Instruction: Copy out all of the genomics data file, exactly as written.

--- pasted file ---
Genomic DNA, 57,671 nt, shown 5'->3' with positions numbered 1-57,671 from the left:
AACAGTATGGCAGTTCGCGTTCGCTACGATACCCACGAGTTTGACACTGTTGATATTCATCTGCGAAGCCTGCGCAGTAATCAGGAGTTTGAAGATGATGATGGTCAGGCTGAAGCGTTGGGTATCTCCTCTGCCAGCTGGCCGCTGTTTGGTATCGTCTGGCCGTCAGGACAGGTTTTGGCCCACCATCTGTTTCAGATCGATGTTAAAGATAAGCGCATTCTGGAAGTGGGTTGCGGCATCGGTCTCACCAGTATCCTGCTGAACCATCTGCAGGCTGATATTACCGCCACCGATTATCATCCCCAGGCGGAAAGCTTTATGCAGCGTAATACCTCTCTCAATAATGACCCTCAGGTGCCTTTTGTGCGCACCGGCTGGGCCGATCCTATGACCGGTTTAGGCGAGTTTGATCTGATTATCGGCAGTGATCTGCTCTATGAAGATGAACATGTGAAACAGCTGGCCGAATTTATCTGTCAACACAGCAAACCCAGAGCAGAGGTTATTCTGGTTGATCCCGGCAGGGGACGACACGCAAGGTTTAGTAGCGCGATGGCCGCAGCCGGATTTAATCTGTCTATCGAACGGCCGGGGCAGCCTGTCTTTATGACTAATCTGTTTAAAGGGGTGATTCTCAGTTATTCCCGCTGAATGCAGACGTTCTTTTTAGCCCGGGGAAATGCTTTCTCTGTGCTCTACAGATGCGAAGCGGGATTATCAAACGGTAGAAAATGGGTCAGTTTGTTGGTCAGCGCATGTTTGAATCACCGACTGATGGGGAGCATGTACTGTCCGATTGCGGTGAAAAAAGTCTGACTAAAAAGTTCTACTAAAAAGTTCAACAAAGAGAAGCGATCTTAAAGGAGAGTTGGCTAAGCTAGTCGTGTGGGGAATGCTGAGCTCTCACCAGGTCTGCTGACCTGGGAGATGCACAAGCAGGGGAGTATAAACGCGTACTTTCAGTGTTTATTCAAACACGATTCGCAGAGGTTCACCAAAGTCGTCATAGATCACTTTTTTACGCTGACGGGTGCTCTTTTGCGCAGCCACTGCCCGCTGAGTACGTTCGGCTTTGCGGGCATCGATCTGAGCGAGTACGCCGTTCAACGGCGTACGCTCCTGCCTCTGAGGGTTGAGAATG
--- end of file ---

Genomic DNA, 57,671 nt, shown 5'->3' with positions numbered 1-57,671 from the left:
AACAGTATGGCAGTTCGCGTTCGCTACGATACCCACGAGTTTGACACTGTTGATATTCATCTGCGAAGCCTGCGCAGTAATCAGGAGTTTGAAGATGATGATGGTCAGGCTGAAGCGTTGGGTATCTCCTCTGCCAGCTGGCCGCTGTTTGGTATCGTCTGGCCGTCAGGACAGGTTTTGGCCCACCATCTGTTTCAGATCGATGTTAAAGATAAGCGCATTCTGGAAGTGGGTTGCGGCATCGGTCTCACCAGTATCCTGCTGAACCATCTGCAGGCTGATATTACCGCCACCGATTATCATCCCCAGGCGGAAAGCTTTATGCAGCGTAATACCTCTCTCAATAATGACCCTCAGGTGCCTTTTGTGCGCACCGGCTGGGCCGATCCTATGACCGGTTTAGGCGAGTTTGATCTGATTATCGGCAGTGATCTGCTCTATGAAGATGAACATGTGAAACAGCTGGCCGAATTTATCTGTCAACACAGCAAACCCAGAGCAGAGGTTATTCTGGTTGATCCCGGCAGGGGACGACACGCAAGGTTTAGTAGCGCGATGGCCGCAGCCGGATTTAATCTGTCTATCGAACGGCCGGGGCAGCCTGTCTTTATGACTAATCTGTTTAAAGGGGTGATTCTCAGTTATTCCCGCTGAATGCAGACGTTCTTTTTAGCCCGGGGAAATGCTTTCTCTGTGCTCTACAGATGCGAAGCGGGATTATCAAACGGTAGAAAATGGGTCAGTTTGTTGGTCAGCGCATGTTTGAATCACCGACTGATGGGGAGCATGTACTGTCCGATTGCGGTGAAAAAAGTCTGACTAAAAAGTTCTACTAAAAAGTTCAACAAAGAGAAGCGATCTTAAAGGAGAGTTGGCTAAGCTAGTCGTGTGGGGAATGCTGAGCTCTCACCAGGTCTGCTGACCTGGGAGATGCACAAGCAGGGGAGTATAAACGCGTACTTTCAGTGTTTATTCAAACACGATTCGCAGAGGTTCACCAAAGTCGTCATAGATCACTTTTTTACGCTGACGGGTGCTCTTTTGCGCAGCCACTGCCCGCTGAGTACGTTCGGCTTTGCGGGCATCGATCTGAGCGAGTACGCCGTTCAACGGCGTACGCTCCTGCCTCTGAGGGTTGAGAATG